skip to Main Content
MSJ NEWS see latest news

Business News Roundup, February 10, 2021

Democrats continue to bang out the details of a proposed economic stimulus bill, and the White House has shelved an effort by the previous administration to force the sale of the social media app TikTok. Co-working spaces face a dilemma, and offshore wind developers are embracing enormous turbines. In Connecticut, a state budget is being proposed today, along with a proposal to legalize recreational marijuana use and sales; a Hartford city councilor has also abandoned an effort aimed at reducing the number of vacant storefronts.


The House of Representatives continues to work out the details of President Joe Biden’s $1.9 trillion economic stimulus proposal, with nine committees crafting bills that will be part of the package. The portion completed by the House Education and Labor Committee retains a proposal to gradually increase the federal minimum wage to $15 an hour.

The Biden administration is indefinitely postponing efforts to force the sale of the American-owned operations of the Chinese-owned social media platform TikTok. Former President Donald Trump pushed the sale due to perceived security concerns, but the effort was quickly mired in legal challenges.

Business trends

With remote work arrangements likely to become more permanent after the COVID-19 pandemic, co-working spaces are working to update their business models. The Wall Street Journal reports how these spaces are likely to ditch their lease-and-sublet model in favor of models such as revenue-sharing agreements.

Giant turbines are becoming more common in proposed offshore wind developments. The Danish company Vestas recently announced that it plans to introduce a prototype of an enormous 15-megawatt turbine next year, which would allow it to compete with another mammoth design created by GE.


Governor Ned Lamont is introducing a state budget that aims to provide additional support to Connecticut cities and towns while closing a budget deficit without raising taxes. Lamont has warned that the state needs to be cautious in its spending, and the budget doesn’t include previously approved tax relief for businesses or provide relief sought by nonprofits.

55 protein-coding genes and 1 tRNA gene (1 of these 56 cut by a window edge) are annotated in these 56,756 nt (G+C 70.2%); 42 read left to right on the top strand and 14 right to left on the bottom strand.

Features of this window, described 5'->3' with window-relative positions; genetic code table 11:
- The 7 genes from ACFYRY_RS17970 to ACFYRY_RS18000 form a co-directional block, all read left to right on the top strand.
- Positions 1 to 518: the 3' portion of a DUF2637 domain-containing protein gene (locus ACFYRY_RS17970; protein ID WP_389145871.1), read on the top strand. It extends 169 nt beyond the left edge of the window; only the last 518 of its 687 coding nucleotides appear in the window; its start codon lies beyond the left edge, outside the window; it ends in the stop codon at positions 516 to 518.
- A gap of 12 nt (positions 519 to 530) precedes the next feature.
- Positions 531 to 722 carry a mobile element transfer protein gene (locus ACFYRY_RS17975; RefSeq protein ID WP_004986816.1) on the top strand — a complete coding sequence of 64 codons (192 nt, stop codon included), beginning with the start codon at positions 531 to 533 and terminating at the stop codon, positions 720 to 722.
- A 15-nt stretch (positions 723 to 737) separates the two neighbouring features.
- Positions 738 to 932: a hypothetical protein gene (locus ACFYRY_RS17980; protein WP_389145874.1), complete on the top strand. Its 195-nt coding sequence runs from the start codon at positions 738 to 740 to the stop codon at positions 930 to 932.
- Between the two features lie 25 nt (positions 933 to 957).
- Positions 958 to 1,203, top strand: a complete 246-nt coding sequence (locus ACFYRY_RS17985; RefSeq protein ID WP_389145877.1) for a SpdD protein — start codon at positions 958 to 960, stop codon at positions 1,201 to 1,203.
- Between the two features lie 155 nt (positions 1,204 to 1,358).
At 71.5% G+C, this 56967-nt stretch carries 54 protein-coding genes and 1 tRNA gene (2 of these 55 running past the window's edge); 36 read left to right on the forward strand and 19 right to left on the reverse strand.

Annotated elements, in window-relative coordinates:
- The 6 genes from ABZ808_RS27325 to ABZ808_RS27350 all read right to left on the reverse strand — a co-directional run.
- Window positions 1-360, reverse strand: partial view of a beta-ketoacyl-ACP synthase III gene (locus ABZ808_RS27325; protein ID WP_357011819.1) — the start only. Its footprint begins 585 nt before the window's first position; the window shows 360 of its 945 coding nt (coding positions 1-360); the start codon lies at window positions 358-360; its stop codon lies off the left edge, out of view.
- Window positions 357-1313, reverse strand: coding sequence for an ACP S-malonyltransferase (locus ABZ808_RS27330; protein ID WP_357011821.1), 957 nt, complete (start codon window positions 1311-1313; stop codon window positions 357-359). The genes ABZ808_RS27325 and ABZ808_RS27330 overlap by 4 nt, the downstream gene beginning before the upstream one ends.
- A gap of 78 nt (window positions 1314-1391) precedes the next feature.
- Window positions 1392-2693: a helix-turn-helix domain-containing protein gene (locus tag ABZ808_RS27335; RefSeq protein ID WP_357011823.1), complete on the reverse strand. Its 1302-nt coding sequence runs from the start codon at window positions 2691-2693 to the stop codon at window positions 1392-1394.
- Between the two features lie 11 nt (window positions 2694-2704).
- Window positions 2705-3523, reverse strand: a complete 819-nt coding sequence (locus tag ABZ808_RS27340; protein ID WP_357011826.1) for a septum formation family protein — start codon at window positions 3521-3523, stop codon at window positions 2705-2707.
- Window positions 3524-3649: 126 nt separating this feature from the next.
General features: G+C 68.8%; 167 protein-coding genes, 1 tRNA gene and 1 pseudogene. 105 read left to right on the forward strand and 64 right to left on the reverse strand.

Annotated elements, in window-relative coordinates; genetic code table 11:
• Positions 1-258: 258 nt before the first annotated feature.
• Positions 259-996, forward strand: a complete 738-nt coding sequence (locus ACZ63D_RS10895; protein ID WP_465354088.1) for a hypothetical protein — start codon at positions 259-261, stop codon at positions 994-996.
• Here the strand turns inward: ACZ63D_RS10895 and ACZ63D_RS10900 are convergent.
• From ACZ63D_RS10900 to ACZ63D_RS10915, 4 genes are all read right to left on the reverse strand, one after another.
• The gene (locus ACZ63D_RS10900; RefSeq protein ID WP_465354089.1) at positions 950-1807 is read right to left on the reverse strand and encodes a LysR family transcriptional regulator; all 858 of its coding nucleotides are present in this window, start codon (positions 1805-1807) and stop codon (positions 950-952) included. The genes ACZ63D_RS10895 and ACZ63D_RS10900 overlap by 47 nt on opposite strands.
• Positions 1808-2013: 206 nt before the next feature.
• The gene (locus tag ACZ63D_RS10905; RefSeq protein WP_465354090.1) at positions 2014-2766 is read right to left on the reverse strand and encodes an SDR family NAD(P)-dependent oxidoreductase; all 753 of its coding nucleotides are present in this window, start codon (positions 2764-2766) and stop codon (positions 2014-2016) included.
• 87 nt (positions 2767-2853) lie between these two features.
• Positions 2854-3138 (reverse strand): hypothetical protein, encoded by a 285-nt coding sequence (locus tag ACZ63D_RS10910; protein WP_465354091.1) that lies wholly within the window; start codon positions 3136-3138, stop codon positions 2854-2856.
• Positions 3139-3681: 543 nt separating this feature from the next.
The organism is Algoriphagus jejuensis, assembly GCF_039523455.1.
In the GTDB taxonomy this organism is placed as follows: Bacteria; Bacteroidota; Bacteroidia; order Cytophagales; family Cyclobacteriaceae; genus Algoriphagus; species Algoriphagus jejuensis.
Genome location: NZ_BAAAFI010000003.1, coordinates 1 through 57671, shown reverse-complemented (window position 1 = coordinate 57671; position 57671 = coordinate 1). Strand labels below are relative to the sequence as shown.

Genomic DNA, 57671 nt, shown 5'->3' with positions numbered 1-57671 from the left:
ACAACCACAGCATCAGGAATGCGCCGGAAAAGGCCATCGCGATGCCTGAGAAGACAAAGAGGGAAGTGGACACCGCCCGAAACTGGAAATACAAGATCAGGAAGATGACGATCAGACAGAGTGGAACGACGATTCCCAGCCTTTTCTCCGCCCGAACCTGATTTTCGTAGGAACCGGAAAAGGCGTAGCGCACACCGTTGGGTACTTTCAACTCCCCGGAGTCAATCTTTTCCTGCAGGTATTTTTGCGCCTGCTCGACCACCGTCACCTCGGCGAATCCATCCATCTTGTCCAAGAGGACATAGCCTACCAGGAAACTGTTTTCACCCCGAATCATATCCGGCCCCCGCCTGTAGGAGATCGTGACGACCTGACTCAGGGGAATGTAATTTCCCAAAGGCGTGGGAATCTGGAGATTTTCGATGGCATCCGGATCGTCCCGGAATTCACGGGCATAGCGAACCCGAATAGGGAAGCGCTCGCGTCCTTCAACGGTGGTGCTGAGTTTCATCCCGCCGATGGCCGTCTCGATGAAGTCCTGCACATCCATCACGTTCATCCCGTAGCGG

The Connecticut Mirror is reporting that Lamont will introduce legislation today seeking to permit the sale and possession of recreational marijuana by May 2022. The proposal reportedly legalizes these activities for residents ages 21 and older, with tax revenues from recreational marijuana sales going to the state and municipalities.

A Hartford city councilor has withdrawn a controversial measure that would fine commercial landlords in the city $100 a day if they maintained a vacant storefront for four months or longer. The proposal was introduced with the intent of encouraging landlords to find ways to fill these spaces, but encountered pushback from the business community.

Spread the Word

More To Explore

Expert Summaries

Know Your Competitors

By Denis Jakuc 

There are tons of benefits to knowing who your competitors are—what they’re offering, their strengths and weaknesses. That knowledge can help you make your products and services stand out,

Latest News

Join with Free InnovatorsLINK Account

Start accessing all the free member benefits and valuable content on the InnovatorsLINK platform. Create a BizLINK listing to boost brand exposure, receive the weekly Main Street Journal newsletter, engage in forums, get full access to free content, and more.